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New NH charter schools face uncertain future

Charter school advocates say funding for new charters included in Gov. Maggie Hassan’s budget proposal is being held hostage by House lawmakers who want to use that money as a bargaining chip when they begin to negotiate a final budget with the Senate.

If the funding isn’t replaced, it could dash the hopes of several groups wanting to open charter schools in the next two years. The state could also lose more than $5 million in charter startup grants from the federal government. Stoddard Rep. Dan Eaton, a House budget writer, denies playing politics with charter funding, saying it was his understanding that there weren’t enough completed applications to receive the grant money.

In exchange for submitting to greater accountability standards, charter schools are given the freedom to tailor their curriculum to a particular specialization or learning style. Since first being approved in 2005, 17 charter schools have opened in New Hampshire and the funding for another is already in place. Close to 1.5 percent of public school students now attend charters.

Kerin Sevasco, a stay-at-home mother with a background in early childhood education, leads one such group in Nashua. Sevasco and nine other parents have spent thousands of hours meeting with real estate developers, city officials, teacher training groups and other trade organizations in the hopes of opening an arts-oriented charter school.

She heard positive feedback from Department of Education employees throughout the application process. After their application was completed in May 2012, a meeting they were promised with Education Commissioner Virginia Barry never materialized.

Then, at the Board of Education’s September meeting, members voted to stop approving new charter applications.

“That vote was a total surprise for us,” Sevasco said. “We felt a lot of anger and frustration at that time.”

Board of Education Chairman Tom Raffio acknowledged that they could have done a better job of communicating with applicants and said the decision was the result of uncertainty about whether the Legislature would provide funding for new charter schools.

“The way the biannual budget process works, every couple of years we won’t be in a position to approve new charter schools on a timely basis because we don’t know what’s going to be in the budget,” Raffio said.

He said that uncertainty is created by a 2010 law change that removed the open-ended funding mechanism for charter schools, forcing them to wait and see what money is in the budget before approving additional spending.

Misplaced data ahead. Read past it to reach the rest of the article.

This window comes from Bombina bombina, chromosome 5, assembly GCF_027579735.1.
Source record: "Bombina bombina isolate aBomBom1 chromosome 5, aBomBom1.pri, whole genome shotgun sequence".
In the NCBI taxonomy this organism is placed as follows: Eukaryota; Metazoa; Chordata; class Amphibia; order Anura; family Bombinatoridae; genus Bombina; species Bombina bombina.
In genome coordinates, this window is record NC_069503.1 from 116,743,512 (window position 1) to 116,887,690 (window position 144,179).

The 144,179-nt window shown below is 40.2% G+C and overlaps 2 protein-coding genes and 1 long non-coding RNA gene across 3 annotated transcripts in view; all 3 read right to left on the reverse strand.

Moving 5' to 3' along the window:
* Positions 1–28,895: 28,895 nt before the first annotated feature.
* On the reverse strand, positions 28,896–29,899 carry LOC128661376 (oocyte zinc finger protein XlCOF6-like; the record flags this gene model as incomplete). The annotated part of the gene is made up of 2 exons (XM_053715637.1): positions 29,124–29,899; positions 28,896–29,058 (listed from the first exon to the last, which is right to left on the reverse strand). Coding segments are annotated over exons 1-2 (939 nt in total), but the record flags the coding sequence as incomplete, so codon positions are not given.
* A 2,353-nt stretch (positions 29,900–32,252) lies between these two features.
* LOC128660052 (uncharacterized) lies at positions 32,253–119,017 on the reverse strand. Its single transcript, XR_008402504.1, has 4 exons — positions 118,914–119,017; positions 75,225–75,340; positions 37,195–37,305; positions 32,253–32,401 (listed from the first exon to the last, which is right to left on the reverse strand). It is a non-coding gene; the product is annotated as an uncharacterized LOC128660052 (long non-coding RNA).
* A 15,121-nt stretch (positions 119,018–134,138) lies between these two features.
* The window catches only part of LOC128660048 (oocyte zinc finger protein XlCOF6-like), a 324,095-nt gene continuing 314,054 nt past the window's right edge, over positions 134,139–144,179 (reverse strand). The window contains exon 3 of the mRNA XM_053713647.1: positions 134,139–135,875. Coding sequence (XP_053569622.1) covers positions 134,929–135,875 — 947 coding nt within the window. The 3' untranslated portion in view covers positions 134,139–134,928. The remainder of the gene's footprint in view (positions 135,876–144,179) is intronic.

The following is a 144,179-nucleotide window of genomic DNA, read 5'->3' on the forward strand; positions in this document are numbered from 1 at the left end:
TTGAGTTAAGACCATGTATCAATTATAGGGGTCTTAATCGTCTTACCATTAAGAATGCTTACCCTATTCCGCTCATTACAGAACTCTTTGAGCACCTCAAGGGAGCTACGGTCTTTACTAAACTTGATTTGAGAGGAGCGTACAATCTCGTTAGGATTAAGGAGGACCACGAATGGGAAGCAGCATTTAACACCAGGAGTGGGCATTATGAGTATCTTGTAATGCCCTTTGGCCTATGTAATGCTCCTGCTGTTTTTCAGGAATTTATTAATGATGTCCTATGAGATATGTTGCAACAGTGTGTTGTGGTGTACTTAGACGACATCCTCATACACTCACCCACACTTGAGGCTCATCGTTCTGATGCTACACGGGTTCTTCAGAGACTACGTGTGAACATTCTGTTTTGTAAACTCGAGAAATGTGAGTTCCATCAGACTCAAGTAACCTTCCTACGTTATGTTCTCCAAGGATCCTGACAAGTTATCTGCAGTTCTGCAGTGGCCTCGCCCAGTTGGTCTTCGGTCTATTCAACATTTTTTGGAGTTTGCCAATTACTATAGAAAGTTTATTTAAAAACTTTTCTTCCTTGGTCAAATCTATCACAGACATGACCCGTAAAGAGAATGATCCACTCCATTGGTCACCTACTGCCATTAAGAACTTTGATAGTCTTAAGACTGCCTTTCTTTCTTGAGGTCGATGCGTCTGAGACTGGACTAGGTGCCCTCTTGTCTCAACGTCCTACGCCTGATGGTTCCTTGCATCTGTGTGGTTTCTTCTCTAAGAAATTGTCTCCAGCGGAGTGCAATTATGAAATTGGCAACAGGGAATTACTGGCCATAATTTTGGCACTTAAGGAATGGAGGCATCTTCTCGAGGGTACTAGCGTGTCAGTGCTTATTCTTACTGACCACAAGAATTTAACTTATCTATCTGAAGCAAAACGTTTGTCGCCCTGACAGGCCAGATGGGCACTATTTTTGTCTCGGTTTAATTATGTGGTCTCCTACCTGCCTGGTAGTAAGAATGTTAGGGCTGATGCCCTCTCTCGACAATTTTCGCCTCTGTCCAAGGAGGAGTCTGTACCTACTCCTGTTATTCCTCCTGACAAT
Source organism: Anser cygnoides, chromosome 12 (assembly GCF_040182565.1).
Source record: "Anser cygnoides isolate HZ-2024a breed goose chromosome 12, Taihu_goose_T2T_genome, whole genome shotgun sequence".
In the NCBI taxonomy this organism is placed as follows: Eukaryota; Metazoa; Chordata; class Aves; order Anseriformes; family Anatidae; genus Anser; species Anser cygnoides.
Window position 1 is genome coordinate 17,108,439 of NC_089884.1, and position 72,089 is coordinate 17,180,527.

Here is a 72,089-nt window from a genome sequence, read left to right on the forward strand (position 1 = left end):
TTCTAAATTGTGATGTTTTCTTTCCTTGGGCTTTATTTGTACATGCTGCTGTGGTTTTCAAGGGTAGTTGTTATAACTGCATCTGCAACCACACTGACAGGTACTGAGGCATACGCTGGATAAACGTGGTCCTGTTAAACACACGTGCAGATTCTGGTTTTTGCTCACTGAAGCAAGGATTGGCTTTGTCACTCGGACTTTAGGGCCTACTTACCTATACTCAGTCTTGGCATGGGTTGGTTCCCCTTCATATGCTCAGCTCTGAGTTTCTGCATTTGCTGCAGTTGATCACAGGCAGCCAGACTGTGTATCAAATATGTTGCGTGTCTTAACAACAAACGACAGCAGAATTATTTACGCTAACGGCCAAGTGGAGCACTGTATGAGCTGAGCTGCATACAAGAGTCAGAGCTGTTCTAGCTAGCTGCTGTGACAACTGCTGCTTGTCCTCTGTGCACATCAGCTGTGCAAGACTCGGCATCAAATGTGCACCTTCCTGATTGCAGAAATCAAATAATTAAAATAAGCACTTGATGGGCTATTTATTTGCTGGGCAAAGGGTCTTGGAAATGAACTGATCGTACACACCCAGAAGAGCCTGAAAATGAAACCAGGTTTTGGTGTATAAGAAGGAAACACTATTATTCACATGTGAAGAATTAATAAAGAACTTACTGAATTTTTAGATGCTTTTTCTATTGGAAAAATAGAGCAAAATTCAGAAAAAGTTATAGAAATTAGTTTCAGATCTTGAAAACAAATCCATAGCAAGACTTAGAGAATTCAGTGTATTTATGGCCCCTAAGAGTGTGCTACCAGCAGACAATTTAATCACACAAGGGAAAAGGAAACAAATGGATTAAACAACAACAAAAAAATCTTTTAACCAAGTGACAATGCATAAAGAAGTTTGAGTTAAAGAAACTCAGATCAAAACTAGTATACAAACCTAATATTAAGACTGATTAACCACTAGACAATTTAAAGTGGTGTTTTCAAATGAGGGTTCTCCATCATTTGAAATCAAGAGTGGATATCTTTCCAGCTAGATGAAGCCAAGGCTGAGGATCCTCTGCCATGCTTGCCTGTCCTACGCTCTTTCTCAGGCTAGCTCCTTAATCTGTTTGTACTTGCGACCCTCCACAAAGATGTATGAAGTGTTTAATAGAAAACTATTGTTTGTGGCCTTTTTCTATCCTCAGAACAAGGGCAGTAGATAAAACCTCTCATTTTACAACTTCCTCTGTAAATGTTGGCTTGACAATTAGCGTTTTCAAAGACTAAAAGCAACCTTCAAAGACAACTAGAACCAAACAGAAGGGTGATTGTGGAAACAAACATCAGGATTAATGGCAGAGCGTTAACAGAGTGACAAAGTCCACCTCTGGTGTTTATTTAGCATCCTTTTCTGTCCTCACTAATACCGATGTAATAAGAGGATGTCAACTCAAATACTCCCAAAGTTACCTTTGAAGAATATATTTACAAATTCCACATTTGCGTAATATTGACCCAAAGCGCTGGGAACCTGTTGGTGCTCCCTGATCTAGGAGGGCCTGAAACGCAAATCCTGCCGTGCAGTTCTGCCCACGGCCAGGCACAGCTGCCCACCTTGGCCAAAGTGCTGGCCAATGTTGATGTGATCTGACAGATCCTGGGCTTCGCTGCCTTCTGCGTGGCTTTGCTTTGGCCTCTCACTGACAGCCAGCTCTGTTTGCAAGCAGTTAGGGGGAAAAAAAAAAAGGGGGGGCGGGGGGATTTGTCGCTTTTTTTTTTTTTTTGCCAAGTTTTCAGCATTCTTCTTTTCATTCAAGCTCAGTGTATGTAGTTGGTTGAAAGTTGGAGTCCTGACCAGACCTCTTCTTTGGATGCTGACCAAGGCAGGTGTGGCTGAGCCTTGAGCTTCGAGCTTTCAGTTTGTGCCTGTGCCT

Charter school advocate Matt Southerton said the state’s inaction has already lost them close to $800,000 in federal grant money, and, if it continues, they could lose more than $5 million more. Raffio said if the money is lost, it’s his understanding the state can reapply and the funds will likely be returned.

Southerton said House budget writers pounced on the Board of Education’s decision, using it to carve out a bargaining position for future negotiations with the Senate. He recorded and later uploaded to YouTube a clip of Eaton, who chairs a House finance committee, saying during a public hearing on the budget that charter funding could be used for political gain.

“I’m trying to have a trump card or two, and this is one where it might be a very healthy trump card,” Eaton says in the video.

Eaton said he hasn’t seen the clip but believes he’s being taken out of context. He added, though, that such political maneuvers are perfectly acceptable and widely used. He said the Department of Education told him there weren’t enough sufficiently completed charter applications to receive the federal grant money anyway.

Deputy Education Commissioner Paul Leather said his department didn’t tell Eaton that, but he declined to comment on the readiness of charter applications at that time or their bearing on federal aid. Repeated calls seeking further comment from the Department of Education weren’t returned.

Sen. Nancy Stiles, a Hampton Republican who chairs the Senate education committee, said she believes the Senate will be able to include money for several new charters, but she would like to see accurate enrollment estimates so a precise appropriation can be made.

Beyond the uncertainty in the Legislature, much about the future of new charters in the state is unsettled. Raffio said if the money for new charter schools is replaced in the budget, then the board will start approving completed applications in June or July. But he said a wider policy debate must take place over the number of charters the state can support long term.

Some worry charters could upset the economic sustainability of New Hampshire’s public education system by siphoning per-pupil adequacy dollars away from traditional public schools at a time when resources are spread thin and those schools are struggling to meet fixed costs.

Southerton said he believes charter schools will always represent a relatively small percentage of public school enrollments, but there should not be an arbitrary limit on children’s educational options.

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